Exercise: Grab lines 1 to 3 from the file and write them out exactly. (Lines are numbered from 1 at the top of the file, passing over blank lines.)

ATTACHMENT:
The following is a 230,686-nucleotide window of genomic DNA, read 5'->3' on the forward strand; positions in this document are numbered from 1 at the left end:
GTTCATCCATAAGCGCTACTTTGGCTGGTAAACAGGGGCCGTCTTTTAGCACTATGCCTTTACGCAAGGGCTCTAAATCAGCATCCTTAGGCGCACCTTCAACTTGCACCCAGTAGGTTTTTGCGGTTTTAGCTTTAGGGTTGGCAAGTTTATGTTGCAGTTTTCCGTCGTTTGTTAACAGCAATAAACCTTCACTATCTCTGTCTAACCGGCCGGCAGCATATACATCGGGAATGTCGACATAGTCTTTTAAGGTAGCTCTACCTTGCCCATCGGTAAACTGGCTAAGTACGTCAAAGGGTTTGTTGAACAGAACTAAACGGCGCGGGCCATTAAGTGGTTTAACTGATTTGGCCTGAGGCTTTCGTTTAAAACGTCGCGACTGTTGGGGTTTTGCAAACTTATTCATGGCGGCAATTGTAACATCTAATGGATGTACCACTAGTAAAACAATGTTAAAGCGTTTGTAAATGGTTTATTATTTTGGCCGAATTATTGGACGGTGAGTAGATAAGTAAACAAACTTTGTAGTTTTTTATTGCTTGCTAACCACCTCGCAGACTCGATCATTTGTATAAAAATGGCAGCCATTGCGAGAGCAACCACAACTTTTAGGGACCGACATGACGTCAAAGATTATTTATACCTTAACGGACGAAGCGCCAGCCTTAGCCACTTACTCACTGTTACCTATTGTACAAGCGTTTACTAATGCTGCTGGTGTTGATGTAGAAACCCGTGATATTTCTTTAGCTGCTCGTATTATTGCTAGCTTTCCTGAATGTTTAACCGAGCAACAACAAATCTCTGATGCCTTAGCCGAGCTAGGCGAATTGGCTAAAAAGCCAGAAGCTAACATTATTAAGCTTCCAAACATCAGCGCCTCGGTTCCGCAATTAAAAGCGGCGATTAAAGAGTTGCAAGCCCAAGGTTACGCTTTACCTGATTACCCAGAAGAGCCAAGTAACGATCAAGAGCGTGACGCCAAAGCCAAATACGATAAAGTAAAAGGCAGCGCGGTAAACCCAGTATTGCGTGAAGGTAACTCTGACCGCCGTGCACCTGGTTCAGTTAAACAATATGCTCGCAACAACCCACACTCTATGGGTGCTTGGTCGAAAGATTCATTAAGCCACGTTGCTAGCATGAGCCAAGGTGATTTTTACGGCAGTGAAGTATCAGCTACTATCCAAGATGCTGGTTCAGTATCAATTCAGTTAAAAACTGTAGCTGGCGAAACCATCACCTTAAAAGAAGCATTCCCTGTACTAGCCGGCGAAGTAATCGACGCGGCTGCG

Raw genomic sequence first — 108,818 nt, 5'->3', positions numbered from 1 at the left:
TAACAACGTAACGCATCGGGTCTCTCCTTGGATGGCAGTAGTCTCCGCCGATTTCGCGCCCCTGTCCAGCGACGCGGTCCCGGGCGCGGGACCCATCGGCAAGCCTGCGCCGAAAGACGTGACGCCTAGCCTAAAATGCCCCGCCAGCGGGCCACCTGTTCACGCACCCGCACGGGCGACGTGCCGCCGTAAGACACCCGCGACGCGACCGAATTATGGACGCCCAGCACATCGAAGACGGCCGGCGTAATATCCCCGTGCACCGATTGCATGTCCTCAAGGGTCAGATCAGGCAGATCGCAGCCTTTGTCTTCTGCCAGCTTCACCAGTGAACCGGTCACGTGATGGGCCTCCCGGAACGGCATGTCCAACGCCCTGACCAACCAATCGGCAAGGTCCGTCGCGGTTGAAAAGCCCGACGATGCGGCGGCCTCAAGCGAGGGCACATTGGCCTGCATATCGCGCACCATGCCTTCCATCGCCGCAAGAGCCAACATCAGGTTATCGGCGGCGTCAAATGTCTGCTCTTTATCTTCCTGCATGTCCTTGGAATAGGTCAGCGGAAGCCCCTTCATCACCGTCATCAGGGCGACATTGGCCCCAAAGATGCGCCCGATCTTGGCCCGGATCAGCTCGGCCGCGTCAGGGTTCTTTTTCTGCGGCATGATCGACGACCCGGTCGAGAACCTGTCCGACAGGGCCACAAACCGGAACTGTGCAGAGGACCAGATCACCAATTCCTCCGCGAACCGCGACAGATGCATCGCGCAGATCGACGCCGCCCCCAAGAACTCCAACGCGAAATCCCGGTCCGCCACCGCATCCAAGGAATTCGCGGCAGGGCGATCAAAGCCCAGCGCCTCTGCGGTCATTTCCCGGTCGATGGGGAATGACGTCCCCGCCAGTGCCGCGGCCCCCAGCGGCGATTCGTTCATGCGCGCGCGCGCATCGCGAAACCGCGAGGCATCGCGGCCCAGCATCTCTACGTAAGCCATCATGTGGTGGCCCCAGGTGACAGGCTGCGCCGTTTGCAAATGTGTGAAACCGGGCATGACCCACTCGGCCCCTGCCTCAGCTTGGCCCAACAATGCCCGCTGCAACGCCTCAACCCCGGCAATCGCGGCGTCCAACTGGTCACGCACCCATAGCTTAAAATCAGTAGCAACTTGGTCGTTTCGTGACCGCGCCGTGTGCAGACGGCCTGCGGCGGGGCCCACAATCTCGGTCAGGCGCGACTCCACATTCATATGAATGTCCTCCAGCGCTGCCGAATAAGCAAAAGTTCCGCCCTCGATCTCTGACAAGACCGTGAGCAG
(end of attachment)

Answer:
The following is a 230,686-nucleotide window of genomic DNA, read 5'->3' on the forward strand; positions in this document are numbered from 1 at the left end:
GTTCATCCATAAGCGCTACTTTGGCTGGTAAACAGGGGCCGTCTTTTAGCACTATGCCTTTACGCAAGGGCTCTAAATCAGCATCCTTAGGCGCACCTTCAACTTGCACCCAGTAGGTTTTTGCGGTTTTAGCTTTAGGGTTGGCAAGTTTATGTTGCAGTTTTCCGTCGTTTGTTAACAGCAATAAACCTTCACTATCTCTGTCTAACCGGCCGGCAGCATATACATCGGGAATGTCGACATAGTCTTTTAAGGTAGCTCTACCTTGCCCATCGGTAAACTGGCTAAGTACGTCAAAGGGTTTGTTGAACAGAACTAAACGGCGCGGGCCATTAAGTGGTTTAACTGATTTGGCCTGAGGCTTTCGTTTAAAACGTCGCGACTGTTGGGGTTTTGCAAACTTATTCATGGCGGCAATTGTAACATCTAATGGATGTACCACTAGTAAAACAATGTTAAAGCGTTTGTAAATGGTTTATTATTTTGGCCGAATTATTGGACGGTGAGTAGATAAGTAAACAAACTTTGTAGTTTTTTATTGCTTGCTAACCACCTCGCAGACTCGATCATTTGTATAAAAATGGCAGCCATTGCGAGAGCAACCACAACTTTTAGGGACCGACATGACGTCAAAGATTATTTATACCTTAACGGACGAAGCGCCAGCCTTAGCCACTTACTCACTGTTACCTATTGTACAAGCGTTTACTAATGCTGCTGGTGTTGATGTAGAAACCCGTGATATTTCTTTAGCTGCTCGTATTATTGCTAGCTTTCCTGAATGTTTAACCGAGCAACAACAAATCTCTGATGCCTTAGCCGAGCTAGGCGAATTGGCTAAAAAGCCAGAAGCTAACATTATTAAGCTTCCAAACATCAGCGCCTCGGTTCCGCAATTAAAAGCGGCGATTAAAGAGTTGCAAGCCCAAGGTTACGCTTTACCTGATTACCCAGAAGAGCCAAGTAACGATCAAGAGCGTGACGCCAAAGCCAAATACGATAAAGTAAAAGGCAGCGCGGTAAACCCAGTATTGCGTGAAGGTAACTCTGACCGCCGTGCACCTGGTTCAGTTAAACAATATGCTCGCAACAACCCACACTCTATGGGTGCTTGGTCGAAAGATTCATTAAGCCACGTTGCTAGCATGAGCCAAGGTGATTTTTACGGCAGTGAAGTATCAGCTACTATCCAAGATGCTGGTTCAGTATCAATTCAGTTAAAAACTGTAGCTGGCGAAACCATCACCTTAAAAGAAGCATTCCCTGTACTAGCCGGCGAAGTAATCGACGCGGCTGCG

Raw genomic sequence first — 108,818 nt, 5'->3', positions numbered from 1 at the left: